39,000 Deaths Caused Every Year by Asbestos, Rivaling Breast Cancer and Traffic Fatalities

by Sokolove Law

As the Environmental Protection Agency (EPA) prepares to release information on how it will assess the dangers of hazardous substances such as asbestos, new research has revealed that fatalities from asbestos-related diseases are much higher than previous estimates. This latest study more than doubles the previous number of mortalities, from 15,000 to over 39,000 every year.

Over 55 nations have taken measures to ban the sale and import of asbestos and products that contain asbestos, yet the United states isn’t among them. Given these findings about asbestos-related diseases, it is even more crucial that the EPA use its power to enact a total asbestos ban.

Sobering Statistics

The Asbestos Disease Awareness Organization (ADAO) has long been advocating for an asbestos ban and promoting the most current research. The latest data it released was collected by Jukka Takala, the President of the International Commission of Occupational Health (ICOH). These figures for asbestos-related deaths reveal previous estimates to have grossly underreported the toll asbestos takes on human life, particularly from asbestos-related cancer.

Takala’s statistics for yearly deaths included 34,270 fatalities from lung cancer, 3,161 from mesothelioma, 787 from ovarian cancer, 443 from larynx cancer, and 613 from chronic asbestosis. The previous mortality estimates, which came from U.S. government sources, estimated only 15,000 deaths per year.

Following the public announcement of these findings, Linda Reinstein, President and Co-Founder of ADAO, noted that the EPA is due to make its own ruling on asbestos soon. She stated, “The EPA’s imminent release of its final formulation document will define how the agency evaluates the risk of asbestos as part of the Toxic Substances Control Act.”

Reinstein further emphasized how Takala’s research made the dangers of asbestos even more evident, solidifying the case for a ban. The EPA would be able to enact such measures easily, as Reinstein suggested, “The nation’s new toxics law gives the Environmental Protection Agency the power to completely ban the notorious killer, but the chemical industry is pushing for continued exemptions for some uses.”

During recent years, the ADAO has brought to light how asbestos has been found in consumer products, such as cosmetics and toys, that were made with talc tainted with asbestos. Reinstein has also faulted EPA for not closely regulating asbestos in the past, or requiring a thorough examination of a type of asbestos that is found in 30 million homes in insulating material.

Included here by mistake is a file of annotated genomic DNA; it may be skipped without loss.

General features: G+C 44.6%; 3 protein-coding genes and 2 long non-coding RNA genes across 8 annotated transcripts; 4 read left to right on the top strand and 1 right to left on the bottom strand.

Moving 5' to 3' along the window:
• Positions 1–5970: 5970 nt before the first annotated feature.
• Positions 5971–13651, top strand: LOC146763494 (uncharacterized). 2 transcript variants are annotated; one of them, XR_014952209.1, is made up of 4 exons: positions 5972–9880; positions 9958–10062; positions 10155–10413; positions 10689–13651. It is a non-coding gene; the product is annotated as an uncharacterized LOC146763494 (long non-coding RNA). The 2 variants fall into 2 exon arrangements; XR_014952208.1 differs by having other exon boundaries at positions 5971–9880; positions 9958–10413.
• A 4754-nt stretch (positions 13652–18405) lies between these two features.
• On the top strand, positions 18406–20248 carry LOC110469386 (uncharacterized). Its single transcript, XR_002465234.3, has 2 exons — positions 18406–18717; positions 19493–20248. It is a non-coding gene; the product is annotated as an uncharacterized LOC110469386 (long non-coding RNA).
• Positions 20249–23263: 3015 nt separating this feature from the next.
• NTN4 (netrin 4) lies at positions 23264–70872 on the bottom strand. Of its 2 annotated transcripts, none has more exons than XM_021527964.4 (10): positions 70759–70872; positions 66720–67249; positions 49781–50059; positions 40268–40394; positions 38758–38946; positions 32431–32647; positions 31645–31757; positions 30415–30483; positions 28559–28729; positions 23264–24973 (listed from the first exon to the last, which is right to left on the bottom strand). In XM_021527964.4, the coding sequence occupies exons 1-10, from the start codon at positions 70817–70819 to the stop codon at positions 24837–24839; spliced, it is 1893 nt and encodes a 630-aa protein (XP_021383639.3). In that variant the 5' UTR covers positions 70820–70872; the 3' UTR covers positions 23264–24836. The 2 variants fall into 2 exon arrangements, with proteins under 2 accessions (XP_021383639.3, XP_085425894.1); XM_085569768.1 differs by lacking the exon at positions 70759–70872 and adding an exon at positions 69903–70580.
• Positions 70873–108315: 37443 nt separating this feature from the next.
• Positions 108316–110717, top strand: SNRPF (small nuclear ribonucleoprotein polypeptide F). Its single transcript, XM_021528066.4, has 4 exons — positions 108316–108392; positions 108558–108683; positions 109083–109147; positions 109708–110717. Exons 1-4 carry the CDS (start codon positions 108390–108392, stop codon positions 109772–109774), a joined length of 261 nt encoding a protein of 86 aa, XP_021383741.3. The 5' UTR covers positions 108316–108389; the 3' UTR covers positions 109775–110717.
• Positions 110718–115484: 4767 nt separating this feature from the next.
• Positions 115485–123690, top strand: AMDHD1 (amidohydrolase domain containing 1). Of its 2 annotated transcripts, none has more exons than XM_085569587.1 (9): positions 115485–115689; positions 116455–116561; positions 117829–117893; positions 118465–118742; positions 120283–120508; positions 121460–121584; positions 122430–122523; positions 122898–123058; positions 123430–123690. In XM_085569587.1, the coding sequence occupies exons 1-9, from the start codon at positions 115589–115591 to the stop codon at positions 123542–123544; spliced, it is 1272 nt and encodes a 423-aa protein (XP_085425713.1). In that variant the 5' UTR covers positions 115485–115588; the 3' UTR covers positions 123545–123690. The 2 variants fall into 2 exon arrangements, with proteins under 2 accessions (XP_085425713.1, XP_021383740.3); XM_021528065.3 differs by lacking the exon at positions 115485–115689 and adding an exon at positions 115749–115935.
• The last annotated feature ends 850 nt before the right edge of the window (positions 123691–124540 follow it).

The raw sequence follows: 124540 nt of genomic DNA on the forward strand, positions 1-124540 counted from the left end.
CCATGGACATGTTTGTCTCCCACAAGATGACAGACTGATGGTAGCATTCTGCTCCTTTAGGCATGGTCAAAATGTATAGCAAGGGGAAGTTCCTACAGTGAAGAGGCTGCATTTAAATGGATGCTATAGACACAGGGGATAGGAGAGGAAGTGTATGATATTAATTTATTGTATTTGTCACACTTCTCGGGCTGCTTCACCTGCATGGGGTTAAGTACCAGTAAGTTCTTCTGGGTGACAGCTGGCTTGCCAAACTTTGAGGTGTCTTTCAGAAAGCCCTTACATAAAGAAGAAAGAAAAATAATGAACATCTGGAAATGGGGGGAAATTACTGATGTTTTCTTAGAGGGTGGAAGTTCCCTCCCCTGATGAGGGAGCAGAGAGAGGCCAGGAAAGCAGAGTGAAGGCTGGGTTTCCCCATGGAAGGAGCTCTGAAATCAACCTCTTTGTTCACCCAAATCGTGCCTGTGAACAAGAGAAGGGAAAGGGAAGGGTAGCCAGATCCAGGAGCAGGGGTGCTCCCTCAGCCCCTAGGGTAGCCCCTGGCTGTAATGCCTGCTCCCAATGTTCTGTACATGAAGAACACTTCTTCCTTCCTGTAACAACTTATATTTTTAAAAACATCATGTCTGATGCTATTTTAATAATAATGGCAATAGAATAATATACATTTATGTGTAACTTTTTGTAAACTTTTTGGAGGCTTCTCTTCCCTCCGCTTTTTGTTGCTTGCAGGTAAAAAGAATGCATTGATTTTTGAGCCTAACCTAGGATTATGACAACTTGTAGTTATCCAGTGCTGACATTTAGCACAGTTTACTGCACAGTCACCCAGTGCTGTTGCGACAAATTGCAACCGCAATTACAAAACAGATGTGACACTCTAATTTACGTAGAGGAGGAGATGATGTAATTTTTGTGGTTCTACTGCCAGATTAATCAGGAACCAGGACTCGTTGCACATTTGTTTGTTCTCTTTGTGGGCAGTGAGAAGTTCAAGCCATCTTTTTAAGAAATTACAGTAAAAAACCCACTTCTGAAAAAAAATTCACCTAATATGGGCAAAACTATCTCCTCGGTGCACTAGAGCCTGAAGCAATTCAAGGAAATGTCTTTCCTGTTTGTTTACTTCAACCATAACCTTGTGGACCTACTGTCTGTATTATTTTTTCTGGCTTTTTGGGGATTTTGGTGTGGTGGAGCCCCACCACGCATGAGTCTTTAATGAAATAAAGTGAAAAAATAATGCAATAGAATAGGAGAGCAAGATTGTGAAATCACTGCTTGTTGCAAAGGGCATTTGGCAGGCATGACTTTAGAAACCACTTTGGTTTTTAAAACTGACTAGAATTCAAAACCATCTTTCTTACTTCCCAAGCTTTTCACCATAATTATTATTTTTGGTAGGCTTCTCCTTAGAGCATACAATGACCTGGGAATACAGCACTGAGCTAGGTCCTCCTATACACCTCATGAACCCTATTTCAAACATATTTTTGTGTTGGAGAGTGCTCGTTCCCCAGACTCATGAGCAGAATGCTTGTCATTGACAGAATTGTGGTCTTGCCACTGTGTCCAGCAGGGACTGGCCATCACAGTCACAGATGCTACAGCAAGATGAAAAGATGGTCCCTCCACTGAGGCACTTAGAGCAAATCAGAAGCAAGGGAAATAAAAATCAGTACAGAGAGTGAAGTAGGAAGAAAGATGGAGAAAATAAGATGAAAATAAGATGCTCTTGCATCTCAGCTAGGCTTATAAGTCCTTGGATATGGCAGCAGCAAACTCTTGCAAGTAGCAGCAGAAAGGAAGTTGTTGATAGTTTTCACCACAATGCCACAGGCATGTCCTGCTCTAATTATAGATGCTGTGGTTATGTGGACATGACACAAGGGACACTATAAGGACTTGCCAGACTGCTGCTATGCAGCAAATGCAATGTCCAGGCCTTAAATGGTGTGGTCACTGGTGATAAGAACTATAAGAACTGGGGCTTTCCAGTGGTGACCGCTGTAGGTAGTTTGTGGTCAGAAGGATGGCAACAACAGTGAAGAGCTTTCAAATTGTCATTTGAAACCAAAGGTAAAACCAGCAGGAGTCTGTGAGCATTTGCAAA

As Reinstein argues, lobbying efforts on behalf of the chemical industry have stalled or stopped asbestos bans over the past several decades. While the industry covered up evidence of the dangers of asbestos for years, they are currently trying to stop a ban since asbestos is still used to make sodium chloride and chlorine. But we cannot risk the health of American citizens due to big business interests that would continue to put profits before people.

Many Fatalities, Little Media Attention

One of the most disturbing aspects of these new mortality statistics is how many other health risks and concerns cause 40,000 deaths every year, yet receive much more media attention than asbestos. According to recent figures, 40,000 Americans die every year in traffic and auto accidents. Also, the epidemic of opioId abuse in America is causing 37,000 deaths yearly, raising calls for additional treatment and rehabilitation programs.

Breast cancer kills 40,000 women every year, and is the focus of fundraisers nationwide in the search for a cure. More people are killed by asbestos every year than are killed by firearms, which take 30,000 lives annually and have been another subject of intense debate and scrutiny.

When we examine the statistics, the message is clear: asbestos is one of our most dangerous killers, and we need to treat it as such.

Fighting for an Asbestos-Free Future

The World Health Organization (WHO) emphasizes there is no safe exposure to asbestos. Even very low levels of exposure can cause lung cancer and mesothelioma. This is why an outright ban is the only answer to preventing asbestos-related diseases.

Now that it has the power to ban asbestos through the TSCA, the EPA must end this decades-long fight, resist the pressure from big business, and protect the health and safety of American citizens for years to come. It’s time to put people before profits and decrease the yearly death toll. It’s time to ban asbestos.

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